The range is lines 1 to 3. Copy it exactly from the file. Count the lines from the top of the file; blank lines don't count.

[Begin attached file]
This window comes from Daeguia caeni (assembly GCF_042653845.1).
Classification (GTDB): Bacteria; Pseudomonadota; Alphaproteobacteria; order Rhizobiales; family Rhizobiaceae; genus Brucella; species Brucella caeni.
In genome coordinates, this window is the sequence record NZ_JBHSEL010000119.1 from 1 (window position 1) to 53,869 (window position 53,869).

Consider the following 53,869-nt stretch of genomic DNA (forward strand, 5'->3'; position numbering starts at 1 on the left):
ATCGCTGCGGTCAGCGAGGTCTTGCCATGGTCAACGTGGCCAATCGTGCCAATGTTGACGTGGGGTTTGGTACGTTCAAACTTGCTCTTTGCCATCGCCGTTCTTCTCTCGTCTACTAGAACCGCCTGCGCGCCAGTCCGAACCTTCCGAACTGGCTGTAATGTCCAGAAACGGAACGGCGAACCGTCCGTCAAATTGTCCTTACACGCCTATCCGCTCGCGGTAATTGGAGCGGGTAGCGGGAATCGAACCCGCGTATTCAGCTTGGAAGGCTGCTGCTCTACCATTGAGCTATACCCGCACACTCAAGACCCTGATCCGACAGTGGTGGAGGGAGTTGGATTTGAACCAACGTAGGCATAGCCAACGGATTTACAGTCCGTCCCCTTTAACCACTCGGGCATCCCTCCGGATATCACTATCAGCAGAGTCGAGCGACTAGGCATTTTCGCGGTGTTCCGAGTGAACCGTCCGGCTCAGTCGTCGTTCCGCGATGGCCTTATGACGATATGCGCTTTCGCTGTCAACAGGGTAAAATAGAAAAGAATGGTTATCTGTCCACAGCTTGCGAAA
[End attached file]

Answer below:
This window comes from Daeguia caeni (assembly GCF_042653845.1).
Classification (GTDB): Bacteria; Pseudomonadota; Alphaproteobacteria; order Rhizobiales; family Rhizobiaceae; genus Brucella; species Brucella caeni.
In genome coordinates, this window is the sequence record NZ_JBHSEL010000119.1 from 1 (window position 1) to 53,869 (window position 53,869).